Improve resilience and scalability with event driven architecture
What is event-driven architecture?
Event-driven architecture is an alternative to request-response architecture and allows services to be more loosely coupled.
In a request-response architecture, a consumer service will send a request in a specific format to a provider service and wait for it to respond in a specific way. This means the consumer service has to be somewhat coupled with the provider service to ensure they send well-formed data that the other service expects.
In an event-driven architecture, one service will publish an event and many other services can then consume that event, but those consumer services won’t be able to respond directly to the service that published the event.
How can an event-driven system improve resilience?
Let’s look at an example scenario where an event-driven system will improve resilience.
Here’s a request-response example of an order being placed on a marketplace application.
In this example, you can see that the API has many jobs to do, it:
- validates the request,
- saves the order,
- reduces stock levels,
- calls another service to send an order confirmation notification,
- calls another service to notify the seller of the order,
- calls another service to update the customer's segmentation data, and
- then responds to the client
Having multiple jobs to do means the API requests will take longer which can frustrate customers and reduce their confidence in your application. There’s also more chance that something could go wrong. If something does go wrong during a request, what state will the order be left in? and what will we tell the user?
Let’s imagine that there’s a problem with the service we use to notify sellers in this scenario. Here are a few ways we could handle this scenario (not exhaustive):
- We don’t catch or handle the error, we just return a 500 error to the user letting them know the order failed. But we’ve already updated the database and sent a notification to the buyer.
- We could wrap the database queries in a transaction, and only commit them when everything else succeeds. But this means we could be rejecting orders because of an issue with a third party, and we’ve already sent a confirmation email to the customer.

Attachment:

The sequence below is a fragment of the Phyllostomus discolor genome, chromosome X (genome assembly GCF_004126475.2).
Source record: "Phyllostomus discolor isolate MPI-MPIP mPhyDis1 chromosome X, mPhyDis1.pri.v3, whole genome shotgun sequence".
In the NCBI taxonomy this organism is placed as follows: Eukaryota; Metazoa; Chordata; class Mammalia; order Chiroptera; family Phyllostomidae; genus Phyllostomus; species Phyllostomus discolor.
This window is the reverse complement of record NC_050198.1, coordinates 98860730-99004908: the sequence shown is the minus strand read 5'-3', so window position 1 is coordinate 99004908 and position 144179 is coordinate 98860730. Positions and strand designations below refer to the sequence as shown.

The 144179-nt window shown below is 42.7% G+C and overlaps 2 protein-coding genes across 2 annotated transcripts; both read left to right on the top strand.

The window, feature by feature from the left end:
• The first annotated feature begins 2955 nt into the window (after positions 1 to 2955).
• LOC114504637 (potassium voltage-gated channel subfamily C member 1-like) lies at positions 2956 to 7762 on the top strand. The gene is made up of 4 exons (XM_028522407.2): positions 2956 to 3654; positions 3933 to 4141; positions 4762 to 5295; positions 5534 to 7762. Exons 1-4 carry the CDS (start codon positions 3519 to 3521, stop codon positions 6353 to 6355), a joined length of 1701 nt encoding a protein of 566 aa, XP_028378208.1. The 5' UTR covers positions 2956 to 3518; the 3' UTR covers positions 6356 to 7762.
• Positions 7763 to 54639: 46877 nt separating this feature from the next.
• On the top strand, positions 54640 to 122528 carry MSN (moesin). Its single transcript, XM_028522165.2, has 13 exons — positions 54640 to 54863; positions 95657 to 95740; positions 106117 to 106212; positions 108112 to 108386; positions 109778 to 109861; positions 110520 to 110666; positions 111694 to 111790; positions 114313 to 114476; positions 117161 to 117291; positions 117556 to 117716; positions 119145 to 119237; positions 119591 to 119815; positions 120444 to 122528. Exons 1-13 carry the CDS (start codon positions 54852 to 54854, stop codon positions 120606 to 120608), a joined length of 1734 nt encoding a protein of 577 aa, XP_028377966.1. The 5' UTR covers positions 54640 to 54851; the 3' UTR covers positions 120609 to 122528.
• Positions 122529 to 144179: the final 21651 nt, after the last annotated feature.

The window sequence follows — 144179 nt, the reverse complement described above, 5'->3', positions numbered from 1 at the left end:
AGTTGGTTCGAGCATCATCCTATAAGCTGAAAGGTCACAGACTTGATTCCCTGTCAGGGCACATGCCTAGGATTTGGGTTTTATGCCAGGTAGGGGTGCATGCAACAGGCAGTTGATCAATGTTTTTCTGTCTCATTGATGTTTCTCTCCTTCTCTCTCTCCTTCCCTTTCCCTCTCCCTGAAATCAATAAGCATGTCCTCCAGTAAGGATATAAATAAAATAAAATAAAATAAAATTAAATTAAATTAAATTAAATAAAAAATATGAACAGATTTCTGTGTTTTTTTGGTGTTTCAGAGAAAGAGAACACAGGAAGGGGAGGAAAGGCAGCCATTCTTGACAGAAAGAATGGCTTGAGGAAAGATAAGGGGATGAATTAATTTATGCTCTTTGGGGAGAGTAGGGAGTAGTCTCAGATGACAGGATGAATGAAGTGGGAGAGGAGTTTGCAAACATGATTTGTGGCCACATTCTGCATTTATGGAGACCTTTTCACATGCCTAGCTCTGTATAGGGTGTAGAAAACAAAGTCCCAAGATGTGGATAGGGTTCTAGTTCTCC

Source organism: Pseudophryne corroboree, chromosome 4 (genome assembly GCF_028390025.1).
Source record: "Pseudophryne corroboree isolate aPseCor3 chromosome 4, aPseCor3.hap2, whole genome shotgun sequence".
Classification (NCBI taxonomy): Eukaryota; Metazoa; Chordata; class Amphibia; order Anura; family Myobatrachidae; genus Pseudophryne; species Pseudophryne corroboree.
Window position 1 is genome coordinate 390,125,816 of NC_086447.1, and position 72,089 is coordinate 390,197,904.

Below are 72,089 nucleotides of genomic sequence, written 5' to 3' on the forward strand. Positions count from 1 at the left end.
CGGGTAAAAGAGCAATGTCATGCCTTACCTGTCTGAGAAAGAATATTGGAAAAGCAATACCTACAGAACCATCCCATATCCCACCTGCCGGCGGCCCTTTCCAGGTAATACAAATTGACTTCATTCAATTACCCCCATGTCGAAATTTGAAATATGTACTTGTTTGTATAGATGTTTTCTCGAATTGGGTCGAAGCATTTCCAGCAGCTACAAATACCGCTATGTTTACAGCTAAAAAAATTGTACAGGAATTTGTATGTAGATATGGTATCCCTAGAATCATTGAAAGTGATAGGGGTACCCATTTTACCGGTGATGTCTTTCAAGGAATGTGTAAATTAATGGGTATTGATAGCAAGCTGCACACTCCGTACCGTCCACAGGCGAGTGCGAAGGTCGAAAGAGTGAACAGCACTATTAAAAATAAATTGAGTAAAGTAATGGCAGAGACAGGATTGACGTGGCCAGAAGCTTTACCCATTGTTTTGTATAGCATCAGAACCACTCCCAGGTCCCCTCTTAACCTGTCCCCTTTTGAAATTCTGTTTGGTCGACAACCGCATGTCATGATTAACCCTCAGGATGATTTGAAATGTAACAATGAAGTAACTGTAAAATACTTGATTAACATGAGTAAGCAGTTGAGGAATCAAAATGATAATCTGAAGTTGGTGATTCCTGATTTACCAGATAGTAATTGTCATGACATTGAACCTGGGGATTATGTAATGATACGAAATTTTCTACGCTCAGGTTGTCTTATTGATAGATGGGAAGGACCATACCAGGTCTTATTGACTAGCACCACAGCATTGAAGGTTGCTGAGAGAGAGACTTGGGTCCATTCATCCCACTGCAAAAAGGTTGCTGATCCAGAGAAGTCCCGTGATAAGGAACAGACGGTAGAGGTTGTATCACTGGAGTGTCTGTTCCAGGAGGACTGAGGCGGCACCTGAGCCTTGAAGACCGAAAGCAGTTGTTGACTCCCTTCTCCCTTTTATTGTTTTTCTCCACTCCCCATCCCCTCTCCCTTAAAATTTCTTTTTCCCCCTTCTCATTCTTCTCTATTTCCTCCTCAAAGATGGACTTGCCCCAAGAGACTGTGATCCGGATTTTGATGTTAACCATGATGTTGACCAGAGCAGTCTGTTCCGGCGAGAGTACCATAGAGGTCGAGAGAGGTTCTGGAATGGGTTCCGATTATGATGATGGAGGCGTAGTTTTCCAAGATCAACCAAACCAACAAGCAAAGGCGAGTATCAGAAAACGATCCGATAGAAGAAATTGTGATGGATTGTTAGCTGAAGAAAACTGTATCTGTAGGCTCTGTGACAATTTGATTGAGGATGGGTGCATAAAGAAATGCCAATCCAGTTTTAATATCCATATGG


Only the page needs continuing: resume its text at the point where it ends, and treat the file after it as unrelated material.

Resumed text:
- we could catch these errors and ignore them, and the order will still succeed but we might have failed to send some comms to the seller.
- we could code some retry logic to keep trying until the notification succeeds but this will slow down the APIs further and still isn’t guaranteed to succeed.
Now let’s take a look at the same scenario with an event-based system.
Here you can see that the API:
- performs the validation,
- saves the order,
- reduces stock levels, and
- publishes an event to an event bus
This is the bare minimum that this API needs to do to be able to tell the client that the request was successful. The other actions can be processed in the background in their own time.
Once an event is published to the Event Bus, many subscribers can consume that event and perform additional actions, in our case:
- Send order confirmation
- Notify the seller
- Update customer segmentation
In this event-based system, additional subscribers can be added at any time without needing to alter the API.
Like in our request-response example, there could be a problem with the service we use to notify sellers. With our event-based architecture, we don’t have to reject the order, we’ve already stored the order details and responded to the client. Depending on the Event Bus technology you’re using, you can configure retry logic with various back-off configurations to ensure your application will continue to retry the event until the service succeeds. You can also configure your message to land in a dead-letter queue and alert the product team so they can investigate the issue and replay the event once the issue is resolved.
How can event-driven systems improve scalability?
Event-driven systems make it easier to scale your applications and user base without degrading performance.
You can easily add additional event consumers to perform other side effects or analysis without having to change the client-facing services. Each event consumer can also emit any number of other events if you've got a new use case to add.
As your user base grows, event-based systems mean that there's a much lower impact on performance because a lot of the heavy lifting is being done asynchronously in the background while the user continues their journey. As your user base grows, that might mean that your event consumers are unable to process events as quickly as before, but that's generally OK as the events will simply be queued up and processed eventually.
Some tools and services you can use to build event-based systems.
In GCP the cloud-native managed services are:
In AWS the cloud-native managed services are:
Probably the most popular non-cloud managed alternatives are:
It doesn’t have to be one or the other when it comes to event-based architectures versus request-response. Use the right mechanism for the job. If you need to request another service and you need the response, then use a request-response API call. If you can happily fire-and-forget then use an event-based system.
Event-based systems are not only more performant and resilient, but they’re also much easier to debug and recover when things go wrong.